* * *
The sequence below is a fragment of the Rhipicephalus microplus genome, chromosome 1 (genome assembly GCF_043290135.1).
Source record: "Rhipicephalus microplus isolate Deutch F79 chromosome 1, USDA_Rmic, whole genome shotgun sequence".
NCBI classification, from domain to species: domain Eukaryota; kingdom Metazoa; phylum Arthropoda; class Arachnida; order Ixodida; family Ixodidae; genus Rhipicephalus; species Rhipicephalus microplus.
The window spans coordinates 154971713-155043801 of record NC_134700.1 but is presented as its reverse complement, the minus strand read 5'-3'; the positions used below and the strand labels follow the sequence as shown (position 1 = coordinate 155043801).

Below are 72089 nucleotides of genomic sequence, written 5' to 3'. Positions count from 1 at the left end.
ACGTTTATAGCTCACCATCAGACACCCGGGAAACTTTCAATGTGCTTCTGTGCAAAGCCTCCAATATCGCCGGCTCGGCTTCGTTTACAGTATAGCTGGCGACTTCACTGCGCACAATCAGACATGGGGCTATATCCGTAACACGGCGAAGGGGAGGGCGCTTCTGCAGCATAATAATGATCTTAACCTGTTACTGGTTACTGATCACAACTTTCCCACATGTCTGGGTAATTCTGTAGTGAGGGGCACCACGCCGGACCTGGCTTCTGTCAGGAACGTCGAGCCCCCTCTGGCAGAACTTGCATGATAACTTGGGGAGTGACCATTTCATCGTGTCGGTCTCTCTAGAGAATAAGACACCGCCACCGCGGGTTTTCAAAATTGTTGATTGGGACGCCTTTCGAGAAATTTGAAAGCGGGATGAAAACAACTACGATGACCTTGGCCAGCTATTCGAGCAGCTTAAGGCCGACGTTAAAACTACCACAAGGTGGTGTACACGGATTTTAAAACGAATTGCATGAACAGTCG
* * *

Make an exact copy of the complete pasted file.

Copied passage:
The sequence below is a fragment of the Rhipicephalus microplus genome, chromosome 1 (genome assembly GCF_043290135.1).
Source record: "Rhipicephalus microplus isolate Deutch F79 chromosome 1, USDA_Rmic, whole genome shotgun sequence".
NCBI classification, from domain to species: domain Eukaryota; kingdom Metazoa; phylum Arthropoda; class Arachnida; order Ixodida; family Ixodidae; genus Rhipicephalus; species Rhipicephalus microplus.
The window spans coordinates 154971713-155043801 of record NC_134700.1 but is presented as its reverse complement, the minus strand read 5'-3'; the positions used below and the strand labels follow the sequence as shown (position 1 = coordinate 155043801).

Below are 72089 nucleotides of genomic sequence, written 5' to 3'. Positions count from 1 at the left end.
ACGTTTATAGCTCACCATCAGACACCCGGGAAACTTTCAATGTGCTTCTGTGCAAAGCCTCCAATATCGCCGGCTCGGCTTCGTTTACAGTATAGCTGGCGACTTCACTGCGCACAATCAGACATGGGGCTATATCCGTAACACGGCGAAGGGGAGGGCGCTTCTGCAGCATAATAATGATCTTAACCTGTTACTGGTTACTGATCACAACTTTCCCACATGTCTGGGTAATTCTGTAGTGAGGGGCACCACGCCGGACCTGGCTTCTGTCAGGAACGTCGAGCCCCCTCTGGCAGAACTTGCATGATAACTTGGGGAGTGACCATTTCATCGTGTCGGTCTCTCTAGAGAATAAGACACCGCCACCGCGGGTTTTCAAAATTGTTGATTGGGACGCCTTTCGAGAAATTTGAAAGCGGGATGAAAACAACTACGATGACCTTGGCCAGCTATTCGAGCAGCTTAAGGCCGACGTTAAAACTACCACAAGGTGGTGTACACGGATTTTAAAACGAATTGCATGAACAGTCG